Pop culture obsessives writing for the pop culture obsessed.
Pop culture obsessives writing for the pop culture obsessed.

Hercules And Love Affair: Blue Songs

Recovering Gen-X club kids may find Hercules And Love Affair’s sophomore album intensely nostalgia-inducing; others will hear much of it as being cut from the same Spandex as C&C Music Factory’s “Gonna Make You Sweat (Everybody Dance Now).” Either way, ringleader Andy Butler has said he wants Hercules And Love Affair to be considered equally as a songwriting enterprise and a genre experiment—and by both standards, the band’s 2008 self-titled debut succeeded, via gilded, organic disco arrangements and Antony Hegarty’s aching, velvety delivery of Butler’s lyrics.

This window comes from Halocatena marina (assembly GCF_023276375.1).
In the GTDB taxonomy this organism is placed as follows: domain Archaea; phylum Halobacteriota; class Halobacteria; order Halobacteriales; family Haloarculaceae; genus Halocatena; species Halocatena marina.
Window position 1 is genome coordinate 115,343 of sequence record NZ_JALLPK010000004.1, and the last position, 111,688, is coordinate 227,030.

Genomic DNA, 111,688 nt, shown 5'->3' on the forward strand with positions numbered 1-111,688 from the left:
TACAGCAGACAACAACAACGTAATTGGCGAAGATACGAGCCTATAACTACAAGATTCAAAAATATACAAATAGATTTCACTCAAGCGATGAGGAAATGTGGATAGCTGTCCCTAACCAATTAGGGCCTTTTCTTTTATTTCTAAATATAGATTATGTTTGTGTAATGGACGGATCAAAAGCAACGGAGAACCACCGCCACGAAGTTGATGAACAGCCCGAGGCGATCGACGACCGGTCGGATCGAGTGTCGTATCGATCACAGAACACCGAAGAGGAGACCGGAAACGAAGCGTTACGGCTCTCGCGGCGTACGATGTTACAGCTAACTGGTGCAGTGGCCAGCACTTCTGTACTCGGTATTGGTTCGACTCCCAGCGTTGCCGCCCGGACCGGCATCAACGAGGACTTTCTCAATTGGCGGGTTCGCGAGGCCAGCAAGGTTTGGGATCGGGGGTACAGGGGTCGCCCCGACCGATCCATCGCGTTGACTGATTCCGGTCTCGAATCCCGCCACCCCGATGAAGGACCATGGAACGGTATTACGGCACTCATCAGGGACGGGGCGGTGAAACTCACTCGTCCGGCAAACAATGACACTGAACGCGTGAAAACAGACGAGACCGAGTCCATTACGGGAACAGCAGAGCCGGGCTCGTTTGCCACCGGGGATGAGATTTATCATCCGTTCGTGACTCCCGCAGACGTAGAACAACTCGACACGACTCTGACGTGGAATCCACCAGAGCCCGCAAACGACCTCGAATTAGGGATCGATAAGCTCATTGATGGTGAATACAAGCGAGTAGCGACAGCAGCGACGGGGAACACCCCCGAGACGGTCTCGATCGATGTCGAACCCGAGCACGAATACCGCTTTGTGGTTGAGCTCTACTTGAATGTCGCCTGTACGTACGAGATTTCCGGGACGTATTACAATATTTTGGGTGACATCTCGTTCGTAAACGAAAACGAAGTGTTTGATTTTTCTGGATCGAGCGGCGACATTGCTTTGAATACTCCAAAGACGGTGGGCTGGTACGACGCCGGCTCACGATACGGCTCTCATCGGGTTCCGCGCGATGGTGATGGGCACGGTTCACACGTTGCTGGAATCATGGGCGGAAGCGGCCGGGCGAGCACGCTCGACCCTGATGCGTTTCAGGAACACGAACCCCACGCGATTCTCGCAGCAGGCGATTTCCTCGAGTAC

On Blue Songs, Hegarty is gone and Butler, following in the grand tradition of dance music about dance music’s power to liberate, fixates on defeating the tyranny of neurosis. On “Falling,” for example, a seemingly boilerplate chorus of “I am free” dramatizes the moment from the Greek myth of Theseus when a worry-stricken father finds relief in suicide. And on “My House,” a lasciviously insistent bassline duels asymmetrical glitch tones and scat-poetry grunts while Shaun Wright imperiously declares the joys of having his “own space” and a “house in order.” Without a talent like Hegarty breathing life into the words, though, a slew of less-kinetic tracks at the album’s center don’t connect emotionally, even as they dazzle with fine details—check the digitized birdsong of “Leonora”—presumably born from the intellectual fussiness that Butler writes about escaping.

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